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Merger mania goes midstream in oil and gas sector

After a flurry of major M&A deals in the upstream segment last year, cash-rich companies are making moves a little further up the value chain

There is still a degree of merger and acquisition (M&A) activity in the oil and gas sector. However, it has retreated slightly, and is shifting from the upstream to the midstream segment, with China is facing more competition for assets from other Asian players.

A slowdown in the pace of energy M&A follows a flurry of activity towards the end of 2011. Weaker prices for oil and gas and persistent worries about the effect of the Eurozone’s sovereign-debt crisis – and its impact on global energy demand – have taken a toll, affecting companies’ ability to raise finance for transactions. According Deloitte, a consultancy, the total industry deal count fell to 231 in the first half of 2012, compared with 256 in the year-earlier period. Total deal value also fell slightly, to $106.0 billion during the first half of 2012 from $108.6bn a year before.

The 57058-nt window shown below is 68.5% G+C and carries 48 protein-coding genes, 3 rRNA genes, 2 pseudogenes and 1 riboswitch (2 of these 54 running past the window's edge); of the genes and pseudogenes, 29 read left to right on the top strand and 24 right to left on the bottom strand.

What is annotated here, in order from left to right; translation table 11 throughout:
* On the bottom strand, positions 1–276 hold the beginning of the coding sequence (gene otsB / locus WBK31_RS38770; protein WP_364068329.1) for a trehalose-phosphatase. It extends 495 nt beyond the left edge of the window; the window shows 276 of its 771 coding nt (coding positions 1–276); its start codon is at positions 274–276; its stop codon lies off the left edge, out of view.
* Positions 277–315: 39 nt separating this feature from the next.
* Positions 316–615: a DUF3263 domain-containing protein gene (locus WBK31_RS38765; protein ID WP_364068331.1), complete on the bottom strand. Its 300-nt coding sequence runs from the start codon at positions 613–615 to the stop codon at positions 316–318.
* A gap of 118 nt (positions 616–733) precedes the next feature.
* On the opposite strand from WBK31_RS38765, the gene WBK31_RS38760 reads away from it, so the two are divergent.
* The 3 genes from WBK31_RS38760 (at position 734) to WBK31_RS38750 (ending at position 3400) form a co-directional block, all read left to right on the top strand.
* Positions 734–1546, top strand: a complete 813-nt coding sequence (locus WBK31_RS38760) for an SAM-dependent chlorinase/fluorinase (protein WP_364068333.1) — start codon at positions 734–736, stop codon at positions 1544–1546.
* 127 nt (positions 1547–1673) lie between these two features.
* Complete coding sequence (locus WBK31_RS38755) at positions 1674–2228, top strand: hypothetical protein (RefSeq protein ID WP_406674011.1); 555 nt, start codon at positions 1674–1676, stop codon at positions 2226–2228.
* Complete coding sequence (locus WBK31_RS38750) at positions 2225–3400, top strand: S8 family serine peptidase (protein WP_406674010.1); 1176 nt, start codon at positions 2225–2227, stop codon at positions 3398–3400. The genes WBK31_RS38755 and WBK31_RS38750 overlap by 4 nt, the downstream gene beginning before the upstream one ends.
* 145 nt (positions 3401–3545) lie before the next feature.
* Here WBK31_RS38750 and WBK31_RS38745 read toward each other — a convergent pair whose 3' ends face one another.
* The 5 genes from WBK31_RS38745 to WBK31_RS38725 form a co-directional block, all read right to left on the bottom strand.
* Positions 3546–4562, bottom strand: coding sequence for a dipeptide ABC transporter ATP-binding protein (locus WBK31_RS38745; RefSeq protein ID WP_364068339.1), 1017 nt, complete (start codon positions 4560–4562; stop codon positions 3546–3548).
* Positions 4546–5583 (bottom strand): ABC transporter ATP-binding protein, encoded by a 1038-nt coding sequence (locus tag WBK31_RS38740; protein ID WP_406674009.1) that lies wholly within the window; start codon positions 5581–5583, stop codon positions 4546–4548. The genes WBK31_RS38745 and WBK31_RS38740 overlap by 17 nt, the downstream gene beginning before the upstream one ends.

“The credit markets have been volatile this year due to financial turmoil in Europe,” notes Jason Spann, partner at Deloitte’s tax and M&A transaction division. “This creates uncertainty that affects everyone who is looking to commit large amounts of money to M&A activity. Periods of high volatility in the credit and equity markets make it difficult to price deals, amid uncertainty.”

Cash-rich Chinese energy companies are less concerned about financing – and are still taking the opportunity to pounce on cash-poor foreign producers, acquiring assets, reserves and technology in the process. China National Offshore Oil Corporation’s (CNOOC) huge $15bn bid for Canada’s Nexen Energy is dominating the headlines, but it only the largest of a bunch of deals in 2012 between Chinese and foreign firms.

CNOOC Ltd, the listed upstream arm of the parent company, has been busy elsewhere. In July, it agreed to acquire a 25% stake in two of Shell’s exploration blocks offshore Gabon, West Africa, and in February it completed the acquisition of a third of Tullow Oil’s Uganda assets for $1.47bn.